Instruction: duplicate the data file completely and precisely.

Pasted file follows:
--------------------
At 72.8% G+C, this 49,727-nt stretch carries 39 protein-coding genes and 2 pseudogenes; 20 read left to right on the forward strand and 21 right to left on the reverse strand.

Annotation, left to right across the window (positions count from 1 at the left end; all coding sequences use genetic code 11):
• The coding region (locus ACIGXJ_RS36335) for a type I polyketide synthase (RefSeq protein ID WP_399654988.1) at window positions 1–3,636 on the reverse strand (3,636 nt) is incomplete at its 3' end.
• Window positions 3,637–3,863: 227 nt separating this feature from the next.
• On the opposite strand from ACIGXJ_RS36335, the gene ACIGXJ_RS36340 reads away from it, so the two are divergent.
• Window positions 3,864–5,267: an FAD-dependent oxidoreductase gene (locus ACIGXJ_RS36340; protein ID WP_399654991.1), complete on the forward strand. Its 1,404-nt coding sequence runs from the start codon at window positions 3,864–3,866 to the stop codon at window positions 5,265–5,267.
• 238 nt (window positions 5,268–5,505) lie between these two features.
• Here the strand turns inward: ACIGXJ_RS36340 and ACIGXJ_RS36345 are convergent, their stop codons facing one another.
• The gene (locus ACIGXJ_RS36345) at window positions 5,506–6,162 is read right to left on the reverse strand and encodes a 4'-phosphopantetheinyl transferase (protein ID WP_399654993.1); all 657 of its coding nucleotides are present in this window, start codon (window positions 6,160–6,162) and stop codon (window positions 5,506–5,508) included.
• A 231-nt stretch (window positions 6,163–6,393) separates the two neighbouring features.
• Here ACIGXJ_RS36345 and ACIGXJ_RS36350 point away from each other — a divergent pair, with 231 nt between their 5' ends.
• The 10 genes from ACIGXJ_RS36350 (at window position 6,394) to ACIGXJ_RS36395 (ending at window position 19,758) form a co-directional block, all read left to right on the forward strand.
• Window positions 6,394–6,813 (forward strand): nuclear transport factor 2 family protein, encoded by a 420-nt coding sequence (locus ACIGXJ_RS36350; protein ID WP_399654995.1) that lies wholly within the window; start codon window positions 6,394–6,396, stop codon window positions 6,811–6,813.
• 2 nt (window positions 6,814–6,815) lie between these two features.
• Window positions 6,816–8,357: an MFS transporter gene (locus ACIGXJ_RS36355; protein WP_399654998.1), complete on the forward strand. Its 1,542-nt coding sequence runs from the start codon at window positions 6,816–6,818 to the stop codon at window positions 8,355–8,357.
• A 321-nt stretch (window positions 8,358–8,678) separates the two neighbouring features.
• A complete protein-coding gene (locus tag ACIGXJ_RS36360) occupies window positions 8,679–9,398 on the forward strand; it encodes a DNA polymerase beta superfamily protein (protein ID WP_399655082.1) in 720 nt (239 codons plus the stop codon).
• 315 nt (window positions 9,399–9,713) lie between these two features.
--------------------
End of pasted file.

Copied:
At 72.8% G+C, this 49,727-nt stretch carries 39 protein-coding genes and 2 pseudogenes; 20 read left to right on the forward strand and 21 right to left on the reverse strand.

Annotation, left to right across the window (positions count from 1 at the left end; all coding sequences use genetic code 11):
• The coding region (locus ACIGXJ_RS36335) for a type I polyketide synthase (RefSeq protein ID WP_399654988.1) at window positions 1–3,636 on the reverse strand (3,636 nt) is incomplete at its 3' end.
• Window positions 3,637–3,863: 227 nt separating this feature from the next.
• On the opposite strand from ACIGXJ_RS36335, the gene ACIGXJ_RS36340 reads away from it, so the two are divergent.
• Window positions 3,864–5,267: an FAD-dependent oxidoreductase gene (locus ACIGXJ_RS36340; protein ID WP_399654991.1), complete on the forward strand. Its 1,404-nt coding sequence runs from the start codon at window positions 3,864–3,866 to the stop codon at window positions 5,265–5,267.
• 238 nt (window positions 5,268–5,505) lie between these two features.
• Here the strand turns inward: ACIGXJ_RS36340 and ACIGXJ_RS36345 are convergent, their stop codons facing one another.
• The gene (locus ACIGXJ_RS36345) at window positions 5,506–6,162 is read right to left on the reverse strand and encodes a 4'-phosphopantetheinyl transferase (protein ID WP_399654993.1); all 657 of its coding nucleotides are present in this window, start codon (window positions 6,160–6,162) and stop codon (window positions 5,506–5,508) included.
• A 231-nt stretch (window positions 6,163–6,393) separates the two neighbouring features.
• Here ACIGXJ_RS36345 and ACIGXJ_RS36350 point away from each other — a divergent pair, with 231 nt between their 5' ends.
• The 10 genes from ACIGXJ_RS36350 (at window position 6,394) to ACIGXJ_RS36395 (ending at window position 19,758) form a co-directional block, all read left to right on the forward strand.
• Window positions 6,394–6,813 (forward strand): nuclear transport factor 2 family protein, encoded by a 420-nt coding sequence (locus ACIGXJ_RS36350; protein ID WP_399654995.1) that lies wholly within the window; start codon window positions 6,394–6,396, stop codon window positions 6,811–6,813.
• 2 nt (window positions 6,814–6,815) lie between these two features.
• Window positions 6,816–8,357: an MFS transporter gene (locus ACIGXJ_RS36355; protein WP_399654998.1), complete on the forward strand. Its 1,542-nt coding sequence runs from the start codon at window positions 6,816–6,818 to the stop codon at window positions 8,355–8,357.
• A 321-nt stretch (window positions 8,358–8,678) separates the two neighbouring features.
• A complete protein-coding gene (locus tag ACIGXJ_RS36360) occupies window positions 8,679–9,398 on the forward strand; it encodes a DNA polymerase beta superfamily protein (protein ID WP_399655082.1) in 720 nt (239 codons plus the stop codon).
• 315 nt (window positions 9,399–9,713) lie between these two features.